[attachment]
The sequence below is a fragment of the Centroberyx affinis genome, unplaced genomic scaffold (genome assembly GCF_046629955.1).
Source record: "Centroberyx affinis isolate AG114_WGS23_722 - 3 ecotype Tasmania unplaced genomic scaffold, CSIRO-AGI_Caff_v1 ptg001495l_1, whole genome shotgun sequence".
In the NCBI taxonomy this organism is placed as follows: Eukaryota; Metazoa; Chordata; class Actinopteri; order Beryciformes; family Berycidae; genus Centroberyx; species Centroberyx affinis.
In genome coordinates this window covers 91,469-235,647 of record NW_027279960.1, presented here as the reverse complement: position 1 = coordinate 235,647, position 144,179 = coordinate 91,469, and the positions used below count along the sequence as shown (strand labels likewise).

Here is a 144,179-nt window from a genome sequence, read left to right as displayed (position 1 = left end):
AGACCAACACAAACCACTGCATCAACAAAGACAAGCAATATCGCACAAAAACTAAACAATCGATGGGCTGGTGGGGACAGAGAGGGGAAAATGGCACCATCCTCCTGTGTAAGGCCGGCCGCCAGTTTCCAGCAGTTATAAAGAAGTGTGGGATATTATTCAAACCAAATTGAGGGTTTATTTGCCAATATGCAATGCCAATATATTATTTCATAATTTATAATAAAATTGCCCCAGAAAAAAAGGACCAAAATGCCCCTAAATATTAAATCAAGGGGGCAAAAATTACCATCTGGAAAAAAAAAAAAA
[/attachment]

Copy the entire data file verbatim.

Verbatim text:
The sequence below is a fragment of the Centroberyx affinis genome, unplaced genomic scaffold (genome assembly GCF_046629955.1).
Source record: "Centroberyx affinis isolate AG114_WGS23_722 - 3 ecotype Tasmania unplaced genomic scaffold, CSIRO-AGI_Caff_v1 ptg001495l_1, whole genome shotgun sequence".
In the NCBI taxonomy this organism is placed as follows: Eukaryota; Metazoa; Chordata; class Actinopteri; order Beryciformes; family Berycidae; genus Centroberyx; species Centroberyx affinis.
In genome coordinates this window covers 91,469-235,647 of record NW_027279960.1, presented here as the reverse complement: position 1 = coordinate 235,647, position 144,179 = coordinate 91,469, and the positions used below count along the sequence as shown (strand labels likewise).

Here is a 144,179-nt window from a genome sequence, read left to right as displayed (position 1 = left end):
AGACCAACACAAACCACTGCATCAACAAAGACAAGCAATATCGCACAAAAACTAAACAATCGATGGGCTGGTGGGGACAGAGAGGGGAAAATGGCACCATCCTCCTGTGTAAGGCCGGCCGCCAGTTTCCAGCAGTTATAAAGAAGTGTGGGATATTATTCAAACCAAATTGAGGGTTTATTTGCCAATATGCAATGCCAATATATTATTTCATAATTTATAATAAAATTGCCCCAGAAAAAAAGGACCAAAATGCCCCTAAATATTAAATCAAGGGGGCAAAAATTACCATCTGGAAAAAAAAAAAAA